COLUMBUS, Ohio – This battleground state on Monday certified President Bush's (search) 119,000-vote victory over John Kerry (search), even as third-party candidates prepared to demand a statewide recount.
Secretary of State Kenneth Blackwell (search) certified Bush as the winner based on official results from county election boards, with the final tally of 2.86 million votes for the Republican, or about 51 percent of the vote, and 2.74 million or 49 percent for Democrat John Kerry.
The 118,775-vote lead was closer than the unofficial election night margin of 136,000, but not enough to trigger a mandatory recount. Absentee ballots and provisional votes (search) counted after election night made most of the difference.
"This was an election where you have some glitches but none of these glitches were of a conspiratorial nature and none of them would overturn or change the election results," Blackwell said.
The presidential election hung on Ohio, prized for its 20 electoral votes. Not until the morning after the election did Kerry finally concede -- realizing there were not enough provisional ballots to erase Bush's lead.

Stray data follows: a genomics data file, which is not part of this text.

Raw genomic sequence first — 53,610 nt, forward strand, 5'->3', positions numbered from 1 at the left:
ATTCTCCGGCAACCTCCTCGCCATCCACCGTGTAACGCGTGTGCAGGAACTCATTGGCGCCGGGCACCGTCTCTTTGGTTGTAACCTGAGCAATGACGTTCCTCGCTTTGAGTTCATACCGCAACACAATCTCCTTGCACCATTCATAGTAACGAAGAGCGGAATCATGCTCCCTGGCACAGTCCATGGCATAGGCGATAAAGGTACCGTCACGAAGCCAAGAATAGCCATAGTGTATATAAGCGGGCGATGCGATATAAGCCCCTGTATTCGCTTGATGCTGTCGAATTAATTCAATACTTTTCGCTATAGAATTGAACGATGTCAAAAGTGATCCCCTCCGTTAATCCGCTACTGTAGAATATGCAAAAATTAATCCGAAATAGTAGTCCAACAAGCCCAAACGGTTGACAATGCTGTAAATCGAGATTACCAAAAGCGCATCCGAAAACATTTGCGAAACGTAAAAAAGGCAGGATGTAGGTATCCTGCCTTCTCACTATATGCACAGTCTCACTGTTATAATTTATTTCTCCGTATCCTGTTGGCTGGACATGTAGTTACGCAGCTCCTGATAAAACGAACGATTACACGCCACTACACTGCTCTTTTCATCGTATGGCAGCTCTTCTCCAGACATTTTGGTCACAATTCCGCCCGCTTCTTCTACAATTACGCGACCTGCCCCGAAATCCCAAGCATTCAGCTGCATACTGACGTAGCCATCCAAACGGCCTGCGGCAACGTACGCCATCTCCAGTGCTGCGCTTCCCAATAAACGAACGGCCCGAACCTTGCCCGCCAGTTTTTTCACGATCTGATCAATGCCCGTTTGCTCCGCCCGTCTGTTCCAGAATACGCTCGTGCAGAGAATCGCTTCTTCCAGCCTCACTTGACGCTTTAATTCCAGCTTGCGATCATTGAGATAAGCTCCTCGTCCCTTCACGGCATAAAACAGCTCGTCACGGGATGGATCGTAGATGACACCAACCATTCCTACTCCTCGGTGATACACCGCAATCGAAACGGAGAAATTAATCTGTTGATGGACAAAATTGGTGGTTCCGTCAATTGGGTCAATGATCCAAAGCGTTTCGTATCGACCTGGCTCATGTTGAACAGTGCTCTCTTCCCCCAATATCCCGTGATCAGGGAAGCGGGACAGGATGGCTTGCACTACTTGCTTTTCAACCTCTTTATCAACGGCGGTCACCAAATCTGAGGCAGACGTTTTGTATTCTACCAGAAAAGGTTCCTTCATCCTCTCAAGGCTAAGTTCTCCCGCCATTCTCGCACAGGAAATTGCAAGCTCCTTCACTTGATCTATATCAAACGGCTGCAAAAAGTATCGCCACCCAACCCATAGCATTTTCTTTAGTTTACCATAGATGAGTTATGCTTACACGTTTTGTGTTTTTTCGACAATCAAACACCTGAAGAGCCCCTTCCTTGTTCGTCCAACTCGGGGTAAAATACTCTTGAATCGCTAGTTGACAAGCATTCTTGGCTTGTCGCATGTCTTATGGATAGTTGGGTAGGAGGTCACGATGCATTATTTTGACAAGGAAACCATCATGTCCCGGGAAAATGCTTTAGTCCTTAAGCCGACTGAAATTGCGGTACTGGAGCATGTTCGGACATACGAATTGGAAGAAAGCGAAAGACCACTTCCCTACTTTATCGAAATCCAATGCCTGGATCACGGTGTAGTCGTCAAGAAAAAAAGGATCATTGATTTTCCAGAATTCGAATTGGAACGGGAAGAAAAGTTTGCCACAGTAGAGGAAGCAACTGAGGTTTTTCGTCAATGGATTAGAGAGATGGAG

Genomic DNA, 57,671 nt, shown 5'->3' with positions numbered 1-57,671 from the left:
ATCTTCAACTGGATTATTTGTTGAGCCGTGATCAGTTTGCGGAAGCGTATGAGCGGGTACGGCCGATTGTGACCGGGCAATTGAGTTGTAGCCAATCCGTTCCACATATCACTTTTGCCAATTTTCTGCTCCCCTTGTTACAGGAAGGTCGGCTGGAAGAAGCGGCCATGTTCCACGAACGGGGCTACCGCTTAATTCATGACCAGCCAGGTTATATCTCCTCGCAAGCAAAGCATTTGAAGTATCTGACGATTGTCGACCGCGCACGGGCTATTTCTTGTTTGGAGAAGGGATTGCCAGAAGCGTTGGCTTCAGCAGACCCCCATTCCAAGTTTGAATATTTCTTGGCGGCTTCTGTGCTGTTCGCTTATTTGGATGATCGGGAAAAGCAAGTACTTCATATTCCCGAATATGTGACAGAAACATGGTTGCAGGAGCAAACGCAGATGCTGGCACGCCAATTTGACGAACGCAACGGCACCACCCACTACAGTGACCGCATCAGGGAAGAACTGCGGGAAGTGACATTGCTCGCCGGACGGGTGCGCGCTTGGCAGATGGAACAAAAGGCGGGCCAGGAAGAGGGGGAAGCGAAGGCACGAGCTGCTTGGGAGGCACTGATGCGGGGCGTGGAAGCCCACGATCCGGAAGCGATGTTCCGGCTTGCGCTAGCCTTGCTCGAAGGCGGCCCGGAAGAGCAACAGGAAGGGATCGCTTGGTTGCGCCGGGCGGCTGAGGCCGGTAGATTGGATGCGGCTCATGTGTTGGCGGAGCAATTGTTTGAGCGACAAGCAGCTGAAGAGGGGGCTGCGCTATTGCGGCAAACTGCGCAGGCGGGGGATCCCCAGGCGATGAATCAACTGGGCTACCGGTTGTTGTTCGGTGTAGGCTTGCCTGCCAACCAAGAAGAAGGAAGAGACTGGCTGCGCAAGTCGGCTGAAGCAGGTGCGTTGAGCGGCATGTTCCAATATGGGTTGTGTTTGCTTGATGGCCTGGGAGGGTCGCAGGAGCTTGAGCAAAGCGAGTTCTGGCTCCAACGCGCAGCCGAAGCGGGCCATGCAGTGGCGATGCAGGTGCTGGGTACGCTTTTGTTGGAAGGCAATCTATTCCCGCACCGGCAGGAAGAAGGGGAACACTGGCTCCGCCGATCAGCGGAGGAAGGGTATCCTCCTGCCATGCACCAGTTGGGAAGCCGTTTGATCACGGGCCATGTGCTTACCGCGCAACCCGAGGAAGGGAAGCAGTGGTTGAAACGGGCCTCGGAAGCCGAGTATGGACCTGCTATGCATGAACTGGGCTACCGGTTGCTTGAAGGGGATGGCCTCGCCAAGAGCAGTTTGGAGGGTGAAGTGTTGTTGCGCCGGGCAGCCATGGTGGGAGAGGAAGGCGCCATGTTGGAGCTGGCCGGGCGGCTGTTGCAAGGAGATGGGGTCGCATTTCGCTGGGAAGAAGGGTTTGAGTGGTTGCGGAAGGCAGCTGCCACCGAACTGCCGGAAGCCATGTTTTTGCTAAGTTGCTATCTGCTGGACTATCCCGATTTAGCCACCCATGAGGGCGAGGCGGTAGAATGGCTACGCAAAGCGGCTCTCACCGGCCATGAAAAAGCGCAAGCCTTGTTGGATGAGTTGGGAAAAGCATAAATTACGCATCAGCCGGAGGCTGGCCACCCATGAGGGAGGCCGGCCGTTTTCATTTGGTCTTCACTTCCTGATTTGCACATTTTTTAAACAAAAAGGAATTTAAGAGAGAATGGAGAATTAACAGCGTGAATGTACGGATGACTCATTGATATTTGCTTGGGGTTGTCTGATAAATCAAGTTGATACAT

But presidential candidates for the Green and Libertarian parties planned to file requests for recounts Monday and Tuesday.
Recount advocates have cited numerous Election Day problems, from long lines, a shortage of voting machines in predominantly minority neighborhoods and suspicious vote totals for candidates in scattered precincts.
A ruling by a federal judge in Columbus on Friday rejected one county's attempt to stop a recount, avoiding a legal precedent that could have stopped other recounts. Green and Libertarian party candidates have already raised the required $113,600.
Both major parties have said they do not expect the recount to change the result of the election.
The Democratic Party also said Monday it will examine reports of voting problems in Ohio.
Outgoing Democratic National Committee (search) Chairman Terry McAuliffe said the party will spend "whatever it takes" to study complaints from Ohio voters.
McAuliffe said the party is not seeking to overturn the result but to ensure that every vote is counted. He said the study will be conducted by nonpartisan experts to be announced later, with a report issued in the spring that recommends reforms to prevent such problems in the future.
Blackwell, a Republican, oversaw the election process while serving as one of several statewide GOP leaders who co-chaired Bush's campaign. The 2000 Florida recount was also administered by a Republican secretary of state, Katherine Harris, who is now a member of Congress.
In a conference call with reporters, McAuliffe said the panel needs to look at the practice of secretaries of state serving as campaign officials. He said he personally thinks it's a laudable goal for election officials to be nonpartisan.